A year after President Biden signed the CHIPS & Science Act, money from the $52.9 billion bill has yet to start flowing to Intel and other semiconductor companies and suppliers counting on it as part of the Biden administration’s plan to return production of the tiny, critical devices to the U.S.
The Commerce Department has not indicated when the first awards will be made, only that there’s been great interest in the money, including from Intel, which is spending $20 billion on two plants in New Albany in what is the state’s biggest biggest economic development in history.
“We will start to give out the money later this year,” Secretary of Commerce Gina Raimondo told CNBC this month. “We’re pushing the team to go fast, but even more important, to get it right.”
As Congress debated the bill, the Biden administration emphasized the need for speed to get the legislation passed for national security and economic reasons. Production of the devices that power everything from cell phones to cars to military equipment have largely shifted overseas the past few decades.
But since Biden signed the legislation at a sun-splashed Rose Garden ceremony at the White House, not a dollar has been spent.
“The federal government needs to deploy the money as fast as possible with as few regulations as possible,” Lt. Gov. Jon Husted said.
Even though no money has been awarded so far, Biden said plenty has happened over the past year as the Commerce Department has built a staff of 140 from scratch to process the applications.
“Over the coming months, my Administration will continue to implement this historic law, make sure American union workers, small businesses, and families benefit from investments spurred by the CHIPS and Science Act, and make America once again a leader in semiconductor manufacturing and less dependent on other countries for our electronics or clean energy supply chains,” he said in a statement issued on the anniversary date.
Semiconductor projects on the rise since CHIPS Act signing
Since the CHIPS Act was signed, semiconductor companies and suppliers have committed to projects totaling $166 billion, according to the White House.
The Biden administration says since his term started, total semiconductor investment has hit $231 billion.
Intel alone has committed to $43.5 billion in projects in Ohio, Arizona and New Mexico. Micron has announced an investment in New York that it says could reach $100 billion over the next 20 years.
Also, dozens of America’s universities, community colleges, and research institutions have announced partnerships with the private sector to train workers and invest in research and development. The Biden administration has picked central Ohio as a workforce hub to help coordinator training for workers.
Since February when it began taking applications, the federal government said it has received more than 460 statements of interest outlining proposals to manufacture chips and the relevant equipment and materials for making chips in America.
DeWine, Husted encourage federal government to support Intel project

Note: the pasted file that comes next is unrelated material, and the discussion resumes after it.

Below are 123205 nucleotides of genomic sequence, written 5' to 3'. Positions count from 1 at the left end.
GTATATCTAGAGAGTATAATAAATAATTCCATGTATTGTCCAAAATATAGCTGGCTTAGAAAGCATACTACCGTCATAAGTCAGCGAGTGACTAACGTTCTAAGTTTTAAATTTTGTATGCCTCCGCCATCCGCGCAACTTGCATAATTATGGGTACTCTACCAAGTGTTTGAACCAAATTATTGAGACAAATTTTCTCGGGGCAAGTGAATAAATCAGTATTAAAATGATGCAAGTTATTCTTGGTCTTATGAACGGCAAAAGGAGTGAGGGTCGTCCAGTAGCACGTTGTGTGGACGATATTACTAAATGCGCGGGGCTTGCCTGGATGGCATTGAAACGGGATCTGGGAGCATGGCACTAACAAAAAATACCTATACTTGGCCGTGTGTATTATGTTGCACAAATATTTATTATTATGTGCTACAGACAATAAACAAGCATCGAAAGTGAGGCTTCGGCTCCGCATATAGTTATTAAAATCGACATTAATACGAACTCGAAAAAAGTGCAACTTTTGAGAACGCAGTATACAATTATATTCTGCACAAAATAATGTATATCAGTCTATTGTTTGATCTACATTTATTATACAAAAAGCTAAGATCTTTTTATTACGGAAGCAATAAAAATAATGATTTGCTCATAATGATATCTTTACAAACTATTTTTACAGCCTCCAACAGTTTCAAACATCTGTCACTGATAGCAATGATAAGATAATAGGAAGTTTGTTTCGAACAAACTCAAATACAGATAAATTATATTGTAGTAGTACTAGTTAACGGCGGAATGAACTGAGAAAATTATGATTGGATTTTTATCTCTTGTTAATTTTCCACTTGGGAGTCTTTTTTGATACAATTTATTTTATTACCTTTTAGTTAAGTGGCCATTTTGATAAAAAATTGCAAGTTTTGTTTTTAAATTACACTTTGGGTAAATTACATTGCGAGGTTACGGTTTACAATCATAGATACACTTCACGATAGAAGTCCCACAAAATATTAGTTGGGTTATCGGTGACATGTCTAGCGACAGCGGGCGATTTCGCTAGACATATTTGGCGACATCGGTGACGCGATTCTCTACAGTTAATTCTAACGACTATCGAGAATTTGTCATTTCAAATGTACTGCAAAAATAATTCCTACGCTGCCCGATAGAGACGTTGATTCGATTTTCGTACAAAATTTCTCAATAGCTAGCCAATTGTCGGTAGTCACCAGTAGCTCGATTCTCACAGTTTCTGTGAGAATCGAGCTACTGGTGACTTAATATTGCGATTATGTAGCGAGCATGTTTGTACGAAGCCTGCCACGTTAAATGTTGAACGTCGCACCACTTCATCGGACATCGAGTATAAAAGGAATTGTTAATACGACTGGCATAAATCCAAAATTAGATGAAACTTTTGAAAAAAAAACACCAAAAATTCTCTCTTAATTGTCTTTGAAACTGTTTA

Gov. Mike DeWine and Husted are encouraging the Biden administration to support Intel’s application for aid as part of its $20 billion project in New Albany.
“This is the largest private investment in Ohio history and will create 3,000 high-tech, high-wage jobs, 7,000 construction jobs over the course of construction, and an estimated 10,000 additional indirect jobs in the Buckeye State,” the two said in a letter to Raimondo to mark the anniversary of the bill signing. “The full buildout of the site can accommodate up to eight fabs or more, and as President Biden referenced both at the signing ceremony for the CHIPS and Science Act and in his 2022 State of the Union, this site is ‘the ground on which America’s future will be built.'”
Officially, the Department of Commerce won’t comment on specific applications during the evaluation process beyond saying demand for money has been strong.
Intel continues to say that the CHIPS Act is vital.
“We passed the most important piece of industrial policy since World War II,” Intel CEO Pat Gelsinger said at the Aspen Security Forum, a national security and foreign policy conference, in July. “This is seminal.’’
Gelsinger said at the conference that the company plans to file applications for CHIPS Act funding for its manufacturing operations in Ohio, Arizona, New Mexico and Oregon.
Gelsinger said the application for the expansion project in Chandler, Arizona, was filed that week in July with the Commerce Department. Intel broke ground on the Chandler expansion in 2021, a year before the official groundbreaking of Intel’s project in New Albany. Biden personally attended the New Albany groundbreaking ceremony.
“The new facility I build in Ohio will have $30 billion invested before I get a penny in revenue,’’ he said, using a number $10 billion higher than what is typically used to describe the Ohio project.
Gelsinger didn’t explain the number further, nor did he say when the additional applications for Intel’s other operations would be filed. Intel did not respond this week to questions about the applications.
Gelsinger also said Intel is entitled to a greater chunk of the money than other companies given the size of its investments in the U.S. and that its research and development operations are based in the U.S.
“We have the largest construction projects on the planet to build the smallest things that have ever been built,” he said.
Source: The Columbus Dispatch